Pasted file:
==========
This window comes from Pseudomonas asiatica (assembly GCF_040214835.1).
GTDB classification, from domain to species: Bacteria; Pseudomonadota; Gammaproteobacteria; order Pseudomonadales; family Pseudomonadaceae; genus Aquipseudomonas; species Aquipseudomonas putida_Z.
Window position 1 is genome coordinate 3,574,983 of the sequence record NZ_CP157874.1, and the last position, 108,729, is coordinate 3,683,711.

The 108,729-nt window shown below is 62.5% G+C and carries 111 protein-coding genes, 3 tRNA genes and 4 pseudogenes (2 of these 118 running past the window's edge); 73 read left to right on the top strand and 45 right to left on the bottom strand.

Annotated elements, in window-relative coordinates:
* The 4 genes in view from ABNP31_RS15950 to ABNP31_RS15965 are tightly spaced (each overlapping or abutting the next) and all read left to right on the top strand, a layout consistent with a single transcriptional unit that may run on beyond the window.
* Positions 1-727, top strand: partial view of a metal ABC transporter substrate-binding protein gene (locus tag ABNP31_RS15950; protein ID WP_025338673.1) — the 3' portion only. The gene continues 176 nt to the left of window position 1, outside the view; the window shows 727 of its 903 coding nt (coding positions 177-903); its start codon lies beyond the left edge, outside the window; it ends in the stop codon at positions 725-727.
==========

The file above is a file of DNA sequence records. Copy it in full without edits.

This window comes from Pseudomonas asiatica (assembly GCF_040214835.1).
GTDB classification, from domain to species: Bacteria; Pseudomonadota; Gammaproteobacteria; order Pseudomonadales; family Pseudomonadaceae; genus Aquipseudomonas; species Aquipseudomonas putida_Z.
Window position 1 is genome coordinate 3,574,983 of the sequence record NZ_CP157874.1, and the last position, 108,729, is coordinate 3,683,711.

The 108,729-nt window shown below is 62.5% G+C and carries 111 protein-coding genes, 3 tRNA genes and 4 pseudogenes (2 of these 118 running past the window's edge); 73 read left to right on the top strand and 45 right to left on the bottom strand.

Annotated elements, in window-relative coordinates:
* The 4 genes in view from ABNP31_RS15950 to ABNP31_RS15965 are tightly spaced (each overlapping or abutting the next) and all read left to right on the top strand, a layout consistent with a single transcriptional unit that may run on beyond the window.
* Positions 1-727, top strand: partial view of a metal ABC transporter substrate-binding protein gene (locus tag ABNP31_RS15950; protein ID WP_025338673.1) — the 3' portion only. The gene continues 176 nt to the left of window position 1, outside the view; the window shows 727 of its 903 coding nt (coding positions 177-903); its start codon lies beyond the left edge, outside the window; it ends in the stop codon at positions 725-727.